Socorro Amateur Radio Association


SARA Newsletter ----- "If it happens, it's news to us" ----- May, 1998

SARA NEWS

Report of the Nominating Committee

The nominating committee reported selections for each of the SARA elected positions that will be voted on at the May Meeting. These nominations appear in the Abstract of the Minutes for the April SARA Meeting (below).

Annual Meeting and Election of Officers

The bylaws of the Socorro Amateur Radio Association require that each eligible voter be informed of the Annual Meeting not less than ten nor more than 50 days before the date of the meeting. This constitutes that notification. The meeting will take place in the SARA clubhouse located at 704 5th Street, between Manzanares and Abeyta. In addition, a list of eligible voters is attached. This list will also be available at the Socorro Radio Shack for inspection before the meeting. To be eligible to vote, memberships must be recorded 30 days prior to the annual meeting. One-third of the membership eligible to vote must be represented in person or by proxy. If you are not certain that you will be present at the annual meeting, please complete and return a proxy to: Al Braun, 722 N. California St., Socorro, NM 87801.

WB5QZD Repeater Adopts New PL Tone

The WB5QZD (444.275 MHz) Repeater has changed the PL tone required for access to 100 Hz. The old tone (127.3 Hz) was change to the new 100 Hz tone so that it will conform to the PL tone used on the 146.68 MHz Socorro repeater.

A Word from the President

Well, my first year as president is just about over. It is time to thank all of those individuals who have kept disaster at bay, and made being president possible. The club officers, Bill, Agnes, and Tom; Felix for his work on field day; Bill, Kalman, a couple of Daves, Howard, Chuck, some Jims, John and all the others who worked so hard to make the hamfest work; John for organizing the Christmas dinner; and anyone else that I forgot.

This month we are going to hold a VE session, followed by a picnic. Plans are being laid now.

Hope to see most of you at the May meeting (Al - AC5BX).

Virtual Collins Radio Museum

Visit the Virtual Collins Radio Museum at: http://www.wa3key.com/collins.html. This site has pages devoted to amateur radio equipment produced by Collins Radio over the years.

"New" Newsletter Editor Takes Reigns

This marks my last newsletter as editor. The next edition will be put together by Doug Staley (KC5RXI). Many of you will recall that a year ago, Doug edited the June Newsletter during my annual sabbatical, and did a great job. I know that he will continue to do so as the regular editor.

My "retirement" from editing doesn't mean that SARA members won't be hearing from me. I plan to continue my responsibilities as one of the control operators of the SARA 146.68 repeater. There should be regular newsletter reports related to that repeater, and others planned for the area. In addition, I will continue to be webmaster for the SARA homepage. In my copious free time, I might even sit down to the computer to use Super Morse instead of this word processor. I've enjoyed serving as editor for the last two years, particularly because I am convinced that SARA's members are a pretty special breed. It has been an honor to run with the bunch.

Announcements

Upcoming events

Over the Horizon

Nets

Gatherings, gatherings

AMATEUR RADIO DIGEST

News from Newsline

T-Hunting Special - Part 2 - And finally, some hams think that finding hidden transmitters is one of the greatest thrills in ham radio. The CQ VHF National Foxhunting Weekend, April 25 and 26. "Hidden transmitter hunts in the USA have traditionally involved cars, trucks or vans full of direction finding gear, roaring off for miles of fun. But the folks in China, Korea, Japan and many countries of Europe such as Belgium and Sweden, well, they think we're sissies. To them, a ham radio foxhunt involves a couple of hours of running through thick forest, using hand-held direction finding sets to seek out five to seven one-watt transmitters.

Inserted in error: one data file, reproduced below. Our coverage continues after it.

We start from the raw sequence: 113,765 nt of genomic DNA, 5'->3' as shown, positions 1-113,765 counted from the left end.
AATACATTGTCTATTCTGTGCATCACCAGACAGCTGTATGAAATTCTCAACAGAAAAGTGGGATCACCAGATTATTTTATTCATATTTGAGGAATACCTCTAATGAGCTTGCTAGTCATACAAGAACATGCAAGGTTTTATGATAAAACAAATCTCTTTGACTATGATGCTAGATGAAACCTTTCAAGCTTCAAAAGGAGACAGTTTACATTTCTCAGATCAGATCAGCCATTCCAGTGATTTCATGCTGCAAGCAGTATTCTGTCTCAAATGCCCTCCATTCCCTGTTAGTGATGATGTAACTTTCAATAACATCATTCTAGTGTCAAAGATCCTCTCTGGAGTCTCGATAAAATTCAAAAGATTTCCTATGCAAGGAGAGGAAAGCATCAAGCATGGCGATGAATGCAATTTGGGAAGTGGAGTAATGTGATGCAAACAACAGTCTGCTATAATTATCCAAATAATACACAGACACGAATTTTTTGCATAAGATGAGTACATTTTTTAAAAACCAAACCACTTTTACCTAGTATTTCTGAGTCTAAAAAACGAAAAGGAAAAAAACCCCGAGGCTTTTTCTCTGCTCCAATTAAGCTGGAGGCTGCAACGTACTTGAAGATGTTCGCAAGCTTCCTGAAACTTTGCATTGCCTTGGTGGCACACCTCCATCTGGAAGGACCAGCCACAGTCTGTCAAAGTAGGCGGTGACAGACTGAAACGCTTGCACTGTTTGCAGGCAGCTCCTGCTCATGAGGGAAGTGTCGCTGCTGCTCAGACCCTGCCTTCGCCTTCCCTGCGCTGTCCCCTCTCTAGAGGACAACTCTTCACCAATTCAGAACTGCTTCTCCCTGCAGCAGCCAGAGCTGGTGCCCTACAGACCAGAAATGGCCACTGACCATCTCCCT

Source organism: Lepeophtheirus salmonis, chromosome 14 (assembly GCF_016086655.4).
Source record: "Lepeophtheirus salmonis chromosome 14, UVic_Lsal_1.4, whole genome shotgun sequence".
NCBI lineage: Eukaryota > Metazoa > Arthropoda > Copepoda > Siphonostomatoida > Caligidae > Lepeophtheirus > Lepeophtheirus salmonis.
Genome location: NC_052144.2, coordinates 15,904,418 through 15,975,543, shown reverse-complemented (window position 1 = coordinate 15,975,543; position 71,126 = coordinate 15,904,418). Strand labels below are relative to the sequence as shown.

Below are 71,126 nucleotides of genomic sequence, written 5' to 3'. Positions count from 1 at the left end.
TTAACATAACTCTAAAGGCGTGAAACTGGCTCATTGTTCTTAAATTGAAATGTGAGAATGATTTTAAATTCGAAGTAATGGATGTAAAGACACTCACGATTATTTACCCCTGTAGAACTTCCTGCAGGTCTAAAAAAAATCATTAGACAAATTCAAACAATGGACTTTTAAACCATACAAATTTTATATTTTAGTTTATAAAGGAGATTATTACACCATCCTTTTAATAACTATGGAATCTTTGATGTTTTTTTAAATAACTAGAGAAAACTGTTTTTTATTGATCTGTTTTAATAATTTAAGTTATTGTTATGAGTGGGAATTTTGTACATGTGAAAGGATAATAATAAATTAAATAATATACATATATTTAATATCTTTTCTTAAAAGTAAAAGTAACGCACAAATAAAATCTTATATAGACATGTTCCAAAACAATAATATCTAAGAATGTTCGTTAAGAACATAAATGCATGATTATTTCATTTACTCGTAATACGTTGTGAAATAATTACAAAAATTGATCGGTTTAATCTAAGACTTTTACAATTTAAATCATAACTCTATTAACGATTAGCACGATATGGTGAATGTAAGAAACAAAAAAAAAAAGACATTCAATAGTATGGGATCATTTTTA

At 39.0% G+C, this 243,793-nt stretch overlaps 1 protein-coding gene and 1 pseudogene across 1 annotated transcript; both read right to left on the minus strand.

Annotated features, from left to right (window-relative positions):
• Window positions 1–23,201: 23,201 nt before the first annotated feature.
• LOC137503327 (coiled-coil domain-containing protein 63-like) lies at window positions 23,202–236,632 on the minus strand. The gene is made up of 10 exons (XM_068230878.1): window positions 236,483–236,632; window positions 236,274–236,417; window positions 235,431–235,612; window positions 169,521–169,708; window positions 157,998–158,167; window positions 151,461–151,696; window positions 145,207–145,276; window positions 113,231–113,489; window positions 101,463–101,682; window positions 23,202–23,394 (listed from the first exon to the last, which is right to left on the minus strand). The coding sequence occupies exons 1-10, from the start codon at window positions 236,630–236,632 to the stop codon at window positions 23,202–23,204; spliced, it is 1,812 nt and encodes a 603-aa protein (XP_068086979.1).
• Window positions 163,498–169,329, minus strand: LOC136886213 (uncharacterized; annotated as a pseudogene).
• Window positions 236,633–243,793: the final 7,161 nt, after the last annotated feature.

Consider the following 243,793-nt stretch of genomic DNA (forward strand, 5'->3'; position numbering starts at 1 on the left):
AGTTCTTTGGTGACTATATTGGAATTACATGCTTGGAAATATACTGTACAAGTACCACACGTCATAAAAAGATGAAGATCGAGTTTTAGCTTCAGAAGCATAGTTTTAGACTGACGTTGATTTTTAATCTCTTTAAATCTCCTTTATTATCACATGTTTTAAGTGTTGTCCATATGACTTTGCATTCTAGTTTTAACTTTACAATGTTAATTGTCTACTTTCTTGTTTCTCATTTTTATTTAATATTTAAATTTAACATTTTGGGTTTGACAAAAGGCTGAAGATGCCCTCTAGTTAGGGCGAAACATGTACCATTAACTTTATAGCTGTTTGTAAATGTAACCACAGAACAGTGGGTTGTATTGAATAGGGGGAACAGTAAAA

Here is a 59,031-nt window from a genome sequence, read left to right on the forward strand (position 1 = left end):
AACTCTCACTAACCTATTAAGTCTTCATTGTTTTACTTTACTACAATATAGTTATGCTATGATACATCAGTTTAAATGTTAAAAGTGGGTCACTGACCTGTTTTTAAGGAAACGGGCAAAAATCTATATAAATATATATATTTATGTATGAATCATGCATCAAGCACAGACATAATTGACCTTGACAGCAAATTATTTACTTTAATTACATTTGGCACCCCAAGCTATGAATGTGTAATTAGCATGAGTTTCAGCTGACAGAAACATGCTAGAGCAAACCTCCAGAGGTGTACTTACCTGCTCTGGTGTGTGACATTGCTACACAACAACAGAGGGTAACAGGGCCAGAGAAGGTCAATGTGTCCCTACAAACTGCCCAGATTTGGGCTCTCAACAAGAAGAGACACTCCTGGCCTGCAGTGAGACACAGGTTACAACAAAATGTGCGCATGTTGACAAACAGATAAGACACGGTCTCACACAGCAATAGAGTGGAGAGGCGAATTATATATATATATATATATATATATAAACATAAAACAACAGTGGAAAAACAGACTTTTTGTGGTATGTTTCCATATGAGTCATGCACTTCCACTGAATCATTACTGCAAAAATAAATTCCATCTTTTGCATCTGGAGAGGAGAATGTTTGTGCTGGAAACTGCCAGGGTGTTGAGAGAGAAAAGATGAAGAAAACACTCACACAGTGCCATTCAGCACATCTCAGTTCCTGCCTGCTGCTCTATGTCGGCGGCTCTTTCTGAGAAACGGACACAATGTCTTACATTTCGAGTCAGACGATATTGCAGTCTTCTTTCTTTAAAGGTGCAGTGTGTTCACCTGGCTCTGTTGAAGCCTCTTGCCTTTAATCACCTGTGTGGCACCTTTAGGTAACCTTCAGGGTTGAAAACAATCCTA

It's not unusual to have to run or walk three to five miles to punch your ticket at all the transmitters, or "foxes" as they call them. It's a sport for all ages, fit and not-so-fit. They even have national and world championships, the last World Championship was September 1997 in Germany.

Competitors are grouped into age and gender categories, and there are medals for individual and national team winners. Just like the Olympics, right? Well, European and Asian foxhunting leaders would indeed like to see it become an Olympic sport. And they would also like it if hams in North and South America would get more involved. Next week, I'll tell you about upcoming opportunities for that to happen.

Meantime, consider an international-style foxhunt for one of your activities during the National Foxhunting Weekend. For more information, see the April issue of CQ VHF magazine and my Web site, which you can access by link from the Amateur Radio Newsline site." Joe Moell, K0OV.

Be here next week for the conclusion of Joe's 3 part series. (Newsline #1078 - 4/10/98)

From the ARRL

Alabama Tornadoes Bring Out The Best In Hams - What's being described as the worst weather of its type in many years brought out the best in Alabama's ham radio community this past week. The evening of April 8, 1998, became one for the record books as tornadoes touched down in central Alabama leaving death and destruction in their wake. Upwards of three dozen people died, and many were left homeless. "To say the least, it was a long night," said Alabama Section Manager Scott Johnson, N4YYQ, of Vincent. "The hams here did a great job!"

As the severe weather approached, dozens of hams spent hours on weather-spotting nets assisting the National Weather Service in tracking the storms and relaying reports of damage, hail, injuries and relief operations. David Black, KB4KCH, president of the Alabama Emergency Response Team (ALERT) and an ARRL PIO says hams were on the air well ahead of the actual tornadoes. As the "long night" wore on, mobile and stationary spotters on the West Alabama Emergency Net and the Alabama Emergency Net on HF checked in with weather spots, damage assessments, and injury reports. As needed, hams were assigned to assist with Red Cross shelters opened to house tornado victims. A second repeater was activated to handle damage reports. Lisa Wallace, KF4C, in Tuscaloosa, served as liaison on the unofficial net and assisted in passing traffic from the West Alabama Emergency Net to the Birmingham NWS office and the Tuscaloosa Red Cross.